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"Goodbye, Jean-Luc, I'm gonna miss you. You had such potential. But then again, all good things must come to an end."
- Q, Star Trek: TNG

Soar to Musical Heights with Superman Returns

by Ken Newquist / July 23, 2006

Superman Returns SoundtrackSuperman Returns is the archetypal superhero soundtrack, expertly incorporating the full spectrum of full-color emotions -- heroics, passion, dread, wonder, inspiration -- while paying homage to John Williams' original tracks.

The soundtrack opens with the familiar Supes crescendo in "Main Titles", calling to mind the engrained vision of Christopher Reeve's Superman running down a Metropolis street, peeling back his mild manner business suit to reveal his signature "S". The track is a straightforward port of Williams' original theme, and most geeks can't help but smile when listening to it. From there, the soundtrack builds and expands on the first movie's themes, actually improving on Williams' score.

Up, Up and Away

"Rough Flight" corresponds to the movies first big action sequence, in which Superman must save a doomed airplane and the next generation space shuttle it's attempting to launch. The track surges up and down, its tempo racing, peaking and then stalling at Superman struggles with to deal with the disintegrating plane. It's a great track, and perhaps the best action track we've seen in a Superman movie. It's perfect background music for when a HeroClix battle turns particularly brutal.

The "Bank Job" is my least favorite track, with a sound that makes it sound like some sort of cheesy 1940s action serial. The rest of the soundtrack is much classier, and the "Bank Job" seems out of place as a result.

"How Could You Leave Us?" is a sentimental, choral track that works the "Can You Read My Mind/Love Theme" from Superman I into its musical question.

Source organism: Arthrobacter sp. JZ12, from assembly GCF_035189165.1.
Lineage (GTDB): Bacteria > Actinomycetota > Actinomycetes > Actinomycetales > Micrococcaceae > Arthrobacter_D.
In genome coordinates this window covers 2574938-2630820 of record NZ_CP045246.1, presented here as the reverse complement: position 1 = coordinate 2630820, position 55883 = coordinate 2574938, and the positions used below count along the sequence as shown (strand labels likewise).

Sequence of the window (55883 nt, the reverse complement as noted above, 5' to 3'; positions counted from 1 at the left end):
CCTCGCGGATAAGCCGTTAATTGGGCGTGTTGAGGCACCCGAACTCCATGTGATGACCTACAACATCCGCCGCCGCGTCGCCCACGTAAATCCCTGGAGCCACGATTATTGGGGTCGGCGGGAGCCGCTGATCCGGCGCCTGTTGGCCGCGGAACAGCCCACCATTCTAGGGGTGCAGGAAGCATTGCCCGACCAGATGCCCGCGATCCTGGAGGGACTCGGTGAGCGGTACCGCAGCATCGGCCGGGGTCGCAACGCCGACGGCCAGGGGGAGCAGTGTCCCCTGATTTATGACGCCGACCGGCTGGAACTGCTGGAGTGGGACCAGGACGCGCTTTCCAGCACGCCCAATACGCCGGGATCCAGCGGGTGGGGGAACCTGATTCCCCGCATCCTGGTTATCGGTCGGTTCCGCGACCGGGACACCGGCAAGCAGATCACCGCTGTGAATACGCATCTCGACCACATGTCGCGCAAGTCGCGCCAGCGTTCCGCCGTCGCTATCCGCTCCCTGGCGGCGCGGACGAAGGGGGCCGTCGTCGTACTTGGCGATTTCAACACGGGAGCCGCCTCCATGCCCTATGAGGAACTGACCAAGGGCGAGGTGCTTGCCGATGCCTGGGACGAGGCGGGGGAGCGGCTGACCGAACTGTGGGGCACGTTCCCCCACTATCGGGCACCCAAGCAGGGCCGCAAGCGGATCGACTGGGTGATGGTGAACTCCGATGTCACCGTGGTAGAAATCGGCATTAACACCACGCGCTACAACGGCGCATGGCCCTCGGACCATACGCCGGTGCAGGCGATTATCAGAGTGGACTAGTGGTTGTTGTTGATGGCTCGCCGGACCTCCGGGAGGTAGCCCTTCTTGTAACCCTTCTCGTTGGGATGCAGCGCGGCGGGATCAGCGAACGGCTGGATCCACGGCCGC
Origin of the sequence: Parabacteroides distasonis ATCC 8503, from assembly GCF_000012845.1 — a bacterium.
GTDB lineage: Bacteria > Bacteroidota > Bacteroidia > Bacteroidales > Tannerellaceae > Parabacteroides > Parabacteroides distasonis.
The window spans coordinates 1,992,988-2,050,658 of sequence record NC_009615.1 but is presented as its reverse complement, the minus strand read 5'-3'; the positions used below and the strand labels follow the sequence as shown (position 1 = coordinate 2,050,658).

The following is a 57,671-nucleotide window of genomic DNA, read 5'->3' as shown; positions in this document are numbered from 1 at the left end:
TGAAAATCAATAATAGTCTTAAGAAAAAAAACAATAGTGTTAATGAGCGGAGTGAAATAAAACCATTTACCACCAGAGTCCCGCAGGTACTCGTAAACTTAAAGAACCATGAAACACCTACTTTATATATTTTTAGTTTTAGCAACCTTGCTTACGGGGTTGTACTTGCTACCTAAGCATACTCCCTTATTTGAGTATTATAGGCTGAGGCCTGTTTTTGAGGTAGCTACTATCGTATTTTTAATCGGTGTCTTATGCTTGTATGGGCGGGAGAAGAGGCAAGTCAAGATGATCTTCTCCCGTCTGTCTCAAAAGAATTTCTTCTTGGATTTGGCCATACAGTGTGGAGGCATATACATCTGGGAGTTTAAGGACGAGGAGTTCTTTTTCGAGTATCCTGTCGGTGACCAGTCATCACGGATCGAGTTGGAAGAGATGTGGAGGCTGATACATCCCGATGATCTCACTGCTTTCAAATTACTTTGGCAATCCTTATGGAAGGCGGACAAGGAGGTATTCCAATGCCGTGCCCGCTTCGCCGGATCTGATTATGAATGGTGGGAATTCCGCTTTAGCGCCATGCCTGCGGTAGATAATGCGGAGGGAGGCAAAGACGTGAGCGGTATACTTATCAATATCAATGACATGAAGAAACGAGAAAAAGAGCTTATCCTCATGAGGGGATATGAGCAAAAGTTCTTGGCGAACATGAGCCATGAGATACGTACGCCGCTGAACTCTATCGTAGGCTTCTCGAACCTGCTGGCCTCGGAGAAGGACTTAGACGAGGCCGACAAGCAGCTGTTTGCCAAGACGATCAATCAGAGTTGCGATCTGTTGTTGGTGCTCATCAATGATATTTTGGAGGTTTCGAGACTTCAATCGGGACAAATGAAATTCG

"Not Like the Train Set" which complements Lex Luthor's ominous plan to raise his own continent, is an excellent, tension-filled piece filled with spiky highs that reflect the spastic growth of the new landmass. "Saving the World" is nicely dramatic, even if the scene it represents is out of character for Superman (not the saving the world, rather how he saves the world).

The best thing about these tracks is how artfully they weave in the main Superman theme, returning to it time and again, sometimes with just a few notes, sometimes with a full refrain, but in each case it doesn't fail to get your adrenaline surging just a bit faster. The soundtrack exceeds the movie, offering continuous inspiration where the movie often seems more restrained and subdued. Indeed, hearing the soundtrack first may have weakened the movie for me, as I went in expecting more overt heroics.

Background Heroes

The Superman Returns soundtrack logically makes for great background music for a supers campaign, particularly one with plenty of high-powered Justice League-style heroes. It also makes for great background music for any geek get together, from board games to HeroClix because the theme is so engrained in geek culture.

Case in point: when I got the soundtrack, my friends and I spent a Saturday listening to it as we played HeroClix. At the end of the day, while at Sears waiting to pick up a grill, John stood there obsessively humming the Superman theme. And when we got back to the house for a final round of Clix, we happily listened to the soundtrack for a third time. Moreover, the soundtrack scored well with protogeeks, as my then-three-week-old son Lucas stopped fussing and happily listened to the music whenever the soundtrack was on.

Having said all this, the soundtrack isn't for everyone. If you were never particularly into Superman, then you may not be nearly as enthusiastic about the soundtrack and its myriad repetitions of the central musical theme.

Final Analysis

Superman Returns is one of the best superhero soundtracks out there, and it belongs on ever superhero-worshiping geek's collection, right alongside the Star Wars, Lord of the Rings and Battlestar Galactica soundtracks.

  • Superman Returns
  • Release Date: June 27, 2006
  • John Ottman (Composer), Damon Intrabartolo (Conductor)
  • Label: Rhino / Wea
  • Buy it from Amazon